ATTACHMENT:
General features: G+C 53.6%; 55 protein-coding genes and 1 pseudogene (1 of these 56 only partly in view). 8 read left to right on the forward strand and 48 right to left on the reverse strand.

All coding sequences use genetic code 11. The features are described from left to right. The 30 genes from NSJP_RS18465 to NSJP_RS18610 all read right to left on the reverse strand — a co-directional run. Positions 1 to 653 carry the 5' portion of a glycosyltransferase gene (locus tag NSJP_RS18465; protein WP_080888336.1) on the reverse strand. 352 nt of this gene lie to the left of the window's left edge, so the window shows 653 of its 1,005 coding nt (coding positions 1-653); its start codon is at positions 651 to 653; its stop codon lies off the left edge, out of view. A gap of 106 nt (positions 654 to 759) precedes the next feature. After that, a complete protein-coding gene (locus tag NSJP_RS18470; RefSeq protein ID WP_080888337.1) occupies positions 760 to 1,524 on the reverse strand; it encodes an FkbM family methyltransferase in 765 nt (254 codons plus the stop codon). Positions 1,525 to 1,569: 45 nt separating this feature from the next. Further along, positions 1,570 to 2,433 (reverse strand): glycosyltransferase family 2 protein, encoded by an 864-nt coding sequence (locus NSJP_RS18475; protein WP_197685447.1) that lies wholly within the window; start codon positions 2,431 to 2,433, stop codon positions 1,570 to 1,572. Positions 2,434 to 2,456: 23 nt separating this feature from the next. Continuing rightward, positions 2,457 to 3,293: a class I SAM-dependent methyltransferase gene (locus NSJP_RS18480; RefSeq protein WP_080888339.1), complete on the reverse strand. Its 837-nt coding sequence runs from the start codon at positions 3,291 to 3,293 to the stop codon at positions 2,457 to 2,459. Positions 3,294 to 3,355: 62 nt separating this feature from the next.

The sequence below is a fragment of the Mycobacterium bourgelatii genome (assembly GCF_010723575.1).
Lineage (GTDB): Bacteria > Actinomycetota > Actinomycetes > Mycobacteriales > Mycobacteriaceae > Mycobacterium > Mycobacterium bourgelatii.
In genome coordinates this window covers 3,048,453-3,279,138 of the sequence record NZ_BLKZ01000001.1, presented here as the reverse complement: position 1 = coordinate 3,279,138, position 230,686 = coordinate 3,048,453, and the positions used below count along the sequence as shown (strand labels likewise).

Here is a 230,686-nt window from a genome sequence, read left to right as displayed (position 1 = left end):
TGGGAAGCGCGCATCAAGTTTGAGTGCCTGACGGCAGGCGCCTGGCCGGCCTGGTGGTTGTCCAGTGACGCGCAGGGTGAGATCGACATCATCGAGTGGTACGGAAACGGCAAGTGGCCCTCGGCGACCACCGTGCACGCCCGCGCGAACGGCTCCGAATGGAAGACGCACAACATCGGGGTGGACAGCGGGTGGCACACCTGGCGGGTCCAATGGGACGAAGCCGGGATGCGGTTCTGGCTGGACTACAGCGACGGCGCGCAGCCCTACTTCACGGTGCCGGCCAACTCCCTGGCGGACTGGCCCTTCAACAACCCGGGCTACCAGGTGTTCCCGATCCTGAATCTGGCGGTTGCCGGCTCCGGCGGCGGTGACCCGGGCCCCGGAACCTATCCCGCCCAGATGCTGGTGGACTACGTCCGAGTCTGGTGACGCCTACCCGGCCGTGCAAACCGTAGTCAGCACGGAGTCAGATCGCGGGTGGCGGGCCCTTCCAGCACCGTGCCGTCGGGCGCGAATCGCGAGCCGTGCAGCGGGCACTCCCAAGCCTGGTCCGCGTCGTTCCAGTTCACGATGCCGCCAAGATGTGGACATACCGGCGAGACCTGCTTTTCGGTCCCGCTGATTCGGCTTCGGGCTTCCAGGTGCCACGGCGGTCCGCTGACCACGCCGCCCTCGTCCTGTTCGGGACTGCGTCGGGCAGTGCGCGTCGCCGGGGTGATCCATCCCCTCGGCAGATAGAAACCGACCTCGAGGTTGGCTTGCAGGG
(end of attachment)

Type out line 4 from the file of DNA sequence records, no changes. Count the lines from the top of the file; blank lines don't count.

Lineage (GTDB): Bacteria > Actinomycetota > Actinomycetes > Mycobacteriales > Mycobacteriaceae > Mycobacterium > Mycobacterium bourgelatii.